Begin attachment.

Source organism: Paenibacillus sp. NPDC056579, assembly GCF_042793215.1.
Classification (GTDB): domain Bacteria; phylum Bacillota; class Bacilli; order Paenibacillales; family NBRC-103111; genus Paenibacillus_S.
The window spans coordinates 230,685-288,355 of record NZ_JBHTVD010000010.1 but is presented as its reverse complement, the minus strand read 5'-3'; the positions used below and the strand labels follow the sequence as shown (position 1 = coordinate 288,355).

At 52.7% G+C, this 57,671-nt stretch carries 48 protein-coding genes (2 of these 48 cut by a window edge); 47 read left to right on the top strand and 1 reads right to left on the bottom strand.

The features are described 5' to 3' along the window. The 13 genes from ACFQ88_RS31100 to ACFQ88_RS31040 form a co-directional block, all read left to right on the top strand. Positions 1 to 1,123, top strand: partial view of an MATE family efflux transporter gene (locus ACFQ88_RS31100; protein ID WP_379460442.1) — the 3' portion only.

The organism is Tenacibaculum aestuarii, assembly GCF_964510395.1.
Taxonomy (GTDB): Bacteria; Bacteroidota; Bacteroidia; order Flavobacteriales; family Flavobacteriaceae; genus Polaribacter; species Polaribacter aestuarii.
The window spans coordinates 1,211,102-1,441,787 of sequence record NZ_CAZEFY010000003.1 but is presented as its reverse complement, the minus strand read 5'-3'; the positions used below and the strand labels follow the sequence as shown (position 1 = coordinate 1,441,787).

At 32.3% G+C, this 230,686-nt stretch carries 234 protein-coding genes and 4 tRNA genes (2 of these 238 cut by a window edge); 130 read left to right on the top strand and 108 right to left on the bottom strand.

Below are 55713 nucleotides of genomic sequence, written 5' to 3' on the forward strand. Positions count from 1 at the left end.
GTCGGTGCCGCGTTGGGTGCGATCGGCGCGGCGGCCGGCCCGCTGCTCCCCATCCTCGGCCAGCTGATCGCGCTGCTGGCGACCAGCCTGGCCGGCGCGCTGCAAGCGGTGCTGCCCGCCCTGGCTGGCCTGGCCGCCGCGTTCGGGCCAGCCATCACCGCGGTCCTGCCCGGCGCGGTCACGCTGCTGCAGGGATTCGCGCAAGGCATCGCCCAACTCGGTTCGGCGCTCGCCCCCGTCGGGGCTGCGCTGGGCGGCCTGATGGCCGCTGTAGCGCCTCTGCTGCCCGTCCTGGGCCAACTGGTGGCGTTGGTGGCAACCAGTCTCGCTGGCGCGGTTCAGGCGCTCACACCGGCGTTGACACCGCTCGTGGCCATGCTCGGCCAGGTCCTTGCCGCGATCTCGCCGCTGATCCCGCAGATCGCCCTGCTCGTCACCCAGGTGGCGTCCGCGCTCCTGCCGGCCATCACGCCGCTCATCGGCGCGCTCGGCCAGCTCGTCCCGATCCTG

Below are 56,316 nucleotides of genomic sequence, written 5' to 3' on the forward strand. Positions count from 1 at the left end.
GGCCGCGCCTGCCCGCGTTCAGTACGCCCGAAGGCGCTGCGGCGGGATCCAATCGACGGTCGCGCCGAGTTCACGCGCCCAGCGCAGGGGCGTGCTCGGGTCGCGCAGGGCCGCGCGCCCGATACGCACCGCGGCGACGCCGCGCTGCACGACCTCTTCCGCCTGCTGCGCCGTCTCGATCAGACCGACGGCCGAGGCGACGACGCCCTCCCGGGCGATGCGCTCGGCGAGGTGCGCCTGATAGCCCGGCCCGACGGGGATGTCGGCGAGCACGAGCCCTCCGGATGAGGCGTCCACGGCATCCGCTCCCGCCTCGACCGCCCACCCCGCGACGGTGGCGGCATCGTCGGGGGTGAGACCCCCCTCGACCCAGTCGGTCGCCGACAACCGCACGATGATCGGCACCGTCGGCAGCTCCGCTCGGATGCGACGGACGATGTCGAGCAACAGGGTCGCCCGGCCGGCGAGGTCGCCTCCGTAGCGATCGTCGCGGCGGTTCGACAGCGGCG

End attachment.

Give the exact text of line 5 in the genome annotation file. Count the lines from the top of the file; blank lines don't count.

The features are described 5' to 3' along the window. The 13 genes from ACFQ88_RS31100 to ACFQ88_RS31040 form a co-directional block, all read left to right on the top strand. Positions 1 to 1,123, top strand: partial view of an MATE family efflux transporter gene (locus ACFQ88_RS31100; protein ID WP_379460442.1) — the 3' portion only.